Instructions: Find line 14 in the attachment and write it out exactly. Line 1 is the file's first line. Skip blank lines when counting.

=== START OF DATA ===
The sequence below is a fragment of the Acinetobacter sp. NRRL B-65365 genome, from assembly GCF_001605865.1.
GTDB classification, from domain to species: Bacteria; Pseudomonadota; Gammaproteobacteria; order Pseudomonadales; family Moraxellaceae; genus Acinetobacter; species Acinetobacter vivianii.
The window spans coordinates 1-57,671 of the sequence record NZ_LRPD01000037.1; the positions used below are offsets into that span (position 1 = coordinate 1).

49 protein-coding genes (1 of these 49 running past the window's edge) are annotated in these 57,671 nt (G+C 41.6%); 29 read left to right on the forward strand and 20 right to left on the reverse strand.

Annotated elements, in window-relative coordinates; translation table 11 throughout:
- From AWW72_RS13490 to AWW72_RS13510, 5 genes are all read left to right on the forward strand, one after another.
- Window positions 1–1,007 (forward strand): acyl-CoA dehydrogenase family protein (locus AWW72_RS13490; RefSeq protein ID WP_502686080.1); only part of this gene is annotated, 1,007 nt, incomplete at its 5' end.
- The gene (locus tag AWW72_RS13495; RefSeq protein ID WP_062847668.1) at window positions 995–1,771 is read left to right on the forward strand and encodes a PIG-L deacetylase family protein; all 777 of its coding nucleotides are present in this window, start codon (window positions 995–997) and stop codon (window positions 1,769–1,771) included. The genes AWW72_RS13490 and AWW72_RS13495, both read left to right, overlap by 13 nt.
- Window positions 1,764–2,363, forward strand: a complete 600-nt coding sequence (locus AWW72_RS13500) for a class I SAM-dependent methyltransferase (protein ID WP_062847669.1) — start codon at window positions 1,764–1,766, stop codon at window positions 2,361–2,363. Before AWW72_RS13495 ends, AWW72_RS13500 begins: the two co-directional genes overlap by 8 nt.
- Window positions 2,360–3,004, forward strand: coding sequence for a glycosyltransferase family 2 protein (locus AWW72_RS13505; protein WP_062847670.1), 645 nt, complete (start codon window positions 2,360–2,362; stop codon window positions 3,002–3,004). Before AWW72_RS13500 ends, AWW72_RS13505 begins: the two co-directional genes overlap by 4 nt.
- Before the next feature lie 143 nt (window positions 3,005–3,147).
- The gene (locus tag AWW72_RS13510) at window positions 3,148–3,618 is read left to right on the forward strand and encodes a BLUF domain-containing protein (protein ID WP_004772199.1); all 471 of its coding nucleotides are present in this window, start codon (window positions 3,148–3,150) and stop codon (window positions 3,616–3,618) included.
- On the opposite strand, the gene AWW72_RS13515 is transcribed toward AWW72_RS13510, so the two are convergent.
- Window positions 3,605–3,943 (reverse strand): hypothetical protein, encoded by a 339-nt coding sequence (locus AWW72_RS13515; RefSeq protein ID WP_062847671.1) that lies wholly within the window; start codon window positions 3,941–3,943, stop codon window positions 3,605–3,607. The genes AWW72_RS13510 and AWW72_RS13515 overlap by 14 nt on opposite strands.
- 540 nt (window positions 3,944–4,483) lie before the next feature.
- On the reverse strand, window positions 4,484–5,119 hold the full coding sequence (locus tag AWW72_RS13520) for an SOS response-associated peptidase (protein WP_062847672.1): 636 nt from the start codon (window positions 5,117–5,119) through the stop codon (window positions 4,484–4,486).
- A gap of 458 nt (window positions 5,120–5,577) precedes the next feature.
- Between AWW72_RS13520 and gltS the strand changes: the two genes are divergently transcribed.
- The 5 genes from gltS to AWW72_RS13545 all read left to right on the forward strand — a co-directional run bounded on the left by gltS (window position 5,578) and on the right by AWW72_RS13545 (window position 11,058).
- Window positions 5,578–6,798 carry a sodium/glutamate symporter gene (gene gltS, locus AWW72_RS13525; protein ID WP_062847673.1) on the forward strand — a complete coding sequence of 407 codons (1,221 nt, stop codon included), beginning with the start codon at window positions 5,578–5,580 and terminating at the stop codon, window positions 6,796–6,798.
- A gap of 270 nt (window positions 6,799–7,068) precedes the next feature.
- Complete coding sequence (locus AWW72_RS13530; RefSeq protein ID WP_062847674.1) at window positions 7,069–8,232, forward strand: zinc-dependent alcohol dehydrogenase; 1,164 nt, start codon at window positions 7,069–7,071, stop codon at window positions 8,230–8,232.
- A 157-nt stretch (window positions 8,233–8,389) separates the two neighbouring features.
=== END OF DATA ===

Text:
- Window positions 3,605–3,943 (reverse strand): hypothetical protein, encoded by a 339-nt coding sequence (locus AWW72_RS13515; RefSeq protein ID WP_062847671.1) that lies wholly within the window; start codon window positions 3,941–3,943, stop codon window positions 3,605–3,607. The genes AWW72_RS13510 and AWW72_RS13515 overlap by 14 nt on opposite strands.